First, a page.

I went into this program thinking that I had a pretty good grasp of Chinese grammar. I was wrong. When I say grammar, I don’t mean that I thought that I knew all the sentence patterns there is to know or anything like that, I’m talking about deep structure grammar that underlies how Chinese works at a fundamental level. Before entering this program, I had mostly read practical grammar books aimed at advanced students or teachers. Diving below the surface turned out to be a very interesting experience indeed.

The tricky thing with grammar is that when you point to a specific sentence structure or word usage, most native speakers (including many teachers) will just say “that’s the way it is, learn it” or “A here is the same as B”. This is very seldom the case. Of course, language is arbitrary to large extent, but sometimes there are amazingly simple rules that govern seemingly very complex surface patterns.. If it’s “just the way it is”, how come this other pattern is so similar? If two expressions (A and B) meant exactly the same thing, why are there two expressions and not one? I will write more about grammar later!

5. True interest conquers all

The main thing to consider if you plan to pursue an academic degree in Chinese (taught in Chinese, not necessarily about the Chinese language) is to choose a subject you’re really interested in. If you don’t, it will be extremely hard. Apart from coping with learning the actual content of your courses, you’ll need to struggle with doing all this is Chinese. Of course, some subjects are less language-heavy than teaching, but apart from your courses, you will also have to manage your life in an academic setting, dealing with bureaucracy, understanding your curriculum, communicating with teachers, staff and classmates. And so on. This is hard enough, you need to be motivated to get through.

Even though I’m quite interested in most of my courses, it’s obvious that I’ve done a better job in the courses that deal with my favourite subjects. The grades don’t always match, but from a personal assessment, I have performed in a manner directly proportional to how much I like the subjects. Naturally, this is again part of the greater truth that having fun isn’t something to joke about; it’s truly essential.


All in all, I’m very satisfied with my first year. I think pursuing an academic degree taught entirely in Chinese is a really good way of learning the language. It’s even better if you have the time and the discipline to keep focusing on your own learning on the side, but even if you don’t, the complete immersion environment with a very high minimum-effort level is bound to make wonders for your Chinese proficiency.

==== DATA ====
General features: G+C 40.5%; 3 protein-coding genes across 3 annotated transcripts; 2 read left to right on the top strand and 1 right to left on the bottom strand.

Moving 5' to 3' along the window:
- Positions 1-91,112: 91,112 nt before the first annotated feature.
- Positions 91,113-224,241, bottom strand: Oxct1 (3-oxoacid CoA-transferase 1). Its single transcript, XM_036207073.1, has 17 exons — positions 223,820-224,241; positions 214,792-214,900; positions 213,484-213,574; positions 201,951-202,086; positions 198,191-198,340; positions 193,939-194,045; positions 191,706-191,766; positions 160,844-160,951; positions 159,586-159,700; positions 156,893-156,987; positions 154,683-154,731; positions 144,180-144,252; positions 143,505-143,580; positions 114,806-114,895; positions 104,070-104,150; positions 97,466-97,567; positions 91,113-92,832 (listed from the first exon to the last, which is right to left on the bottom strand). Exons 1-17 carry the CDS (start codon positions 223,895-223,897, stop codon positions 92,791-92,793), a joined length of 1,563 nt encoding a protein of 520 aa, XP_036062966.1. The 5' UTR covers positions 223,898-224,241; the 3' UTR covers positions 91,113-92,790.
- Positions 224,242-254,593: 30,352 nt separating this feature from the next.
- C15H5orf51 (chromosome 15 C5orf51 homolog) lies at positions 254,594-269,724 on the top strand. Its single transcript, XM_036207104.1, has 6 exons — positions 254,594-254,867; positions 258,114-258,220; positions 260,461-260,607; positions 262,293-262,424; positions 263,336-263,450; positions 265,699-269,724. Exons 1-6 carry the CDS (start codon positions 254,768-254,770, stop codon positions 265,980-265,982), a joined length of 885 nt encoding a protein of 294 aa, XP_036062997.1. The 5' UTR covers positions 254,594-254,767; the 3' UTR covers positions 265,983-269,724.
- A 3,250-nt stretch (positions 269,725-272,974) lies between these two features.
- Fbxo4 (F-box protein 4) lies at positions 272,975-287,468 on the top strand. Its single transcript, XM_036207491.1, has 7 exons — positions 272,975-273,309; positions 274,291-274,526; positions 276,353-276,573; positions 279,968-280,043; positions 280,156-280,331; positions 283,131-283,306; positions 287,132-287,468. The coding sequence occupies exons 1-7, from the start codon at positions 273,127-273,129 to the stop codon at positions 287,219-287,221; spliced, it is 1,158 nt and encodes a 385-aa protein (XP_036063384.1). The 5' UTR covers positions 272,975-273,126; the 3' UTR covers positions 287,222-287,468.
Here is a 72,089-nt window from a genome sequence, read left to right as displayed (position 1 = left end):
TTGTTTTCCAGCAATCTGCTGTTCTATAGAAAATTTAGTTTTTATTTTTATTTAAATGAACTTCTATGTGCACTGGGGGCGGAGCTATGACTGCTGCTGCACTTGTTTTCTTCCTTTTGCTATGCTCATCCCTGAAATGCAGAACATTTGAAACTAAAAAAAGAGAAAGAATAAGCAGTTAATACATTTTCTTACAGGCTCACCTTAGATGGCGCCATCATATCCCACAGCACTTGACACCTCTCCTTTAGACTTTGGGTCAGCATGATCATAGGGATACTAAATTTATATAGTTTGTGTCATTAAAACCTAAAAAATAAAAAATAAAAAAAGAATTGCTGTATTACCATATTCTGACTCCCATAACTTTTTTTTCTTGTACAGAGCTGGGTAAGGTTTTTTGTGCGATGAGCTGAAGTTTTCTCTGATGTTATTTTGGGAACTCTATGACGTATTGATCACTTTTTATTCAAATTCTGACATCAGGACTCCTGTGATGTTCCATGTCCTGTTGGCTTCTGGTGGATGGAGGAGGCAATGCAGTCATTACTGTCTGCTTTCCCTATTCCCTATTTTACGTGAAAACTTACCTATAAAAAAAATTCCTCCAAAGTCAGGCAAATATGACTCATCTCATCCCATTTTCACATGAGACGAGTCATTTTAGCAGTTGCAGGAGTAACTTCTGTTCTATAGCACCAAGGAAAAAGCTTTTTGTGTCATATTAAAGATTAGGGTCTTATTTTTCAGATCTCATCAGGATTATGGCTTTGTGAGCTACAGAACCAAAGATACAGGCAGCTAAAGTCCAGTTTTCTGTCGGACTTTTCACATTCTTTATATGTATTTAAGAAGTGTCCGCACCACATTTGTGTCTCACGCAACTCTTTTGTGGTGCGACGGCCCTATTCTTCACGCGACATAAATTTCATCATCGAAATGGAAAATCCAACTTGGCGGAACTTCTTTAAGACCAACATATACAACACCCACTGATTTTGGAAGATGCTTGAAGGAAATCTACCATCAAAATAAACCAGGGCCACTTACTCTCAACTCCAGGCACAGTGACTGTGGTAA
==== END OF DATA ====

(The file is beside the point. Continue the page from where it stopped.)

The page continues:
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  1. Scott says:

    I’m glad that the degree has worked out so well for you. Out of interest what would you recommend as a good guide to Chinese grammar? Perhaps something that has explanations of sentence patterns as well as many examples. Also something that perhaps provides rules for Chinese grammar. What sentences are possible and what are not. etc

  2. David Feigelson says:

    Why is teaching grammar so important,Olle? I thought grammar was intuitive (“That’s just the way it is.”). If you are teaching second-language learners something that is intuitive for first-language speakers, you are deviating from some natural language acquisition process, don’t you think?

    1. Olle Linge says:

      Well, the problem is that it takes enormous amounts of time to acquire that natural feel for a language. Giving students a few hints here an there so that they know what to focus on in their listening and reading is essential. I know I would have understood some concepts much, much quicker if I had had more teachers who actually understood grammar.

  3. Sara says:

    Great post Olle! As you know, I study the same major so anything you write about your studies are extremely interesting for me.

    I study with other foreigners, but last semester we only had one language course left (综合), other courses were all about how to teach Chinese. I’ve been thinking of continuing with the masters if I can get a scholarship. Most of the courses will be with other foreigners, but those foreigners always speak Chinese with each other, just like I’m doing with my classmates too.

    It’s even better for you as you hear your classmates speaking native Chinese all the time. And as you said, they can help you in many ways.

    I think the way for me to continue learning Chinese is to learn something else in Chinese (perhaps masters in teaching Chinese).

    Basically I was just nodding my head while reading this post! 🙂 I think what you’re doing is a great inspiration for us advanced students who want to continue the journey in mastering Chinese.

  4. Sara K. says:

    I am looking forward to those articles about grammar 😉 You got me curious.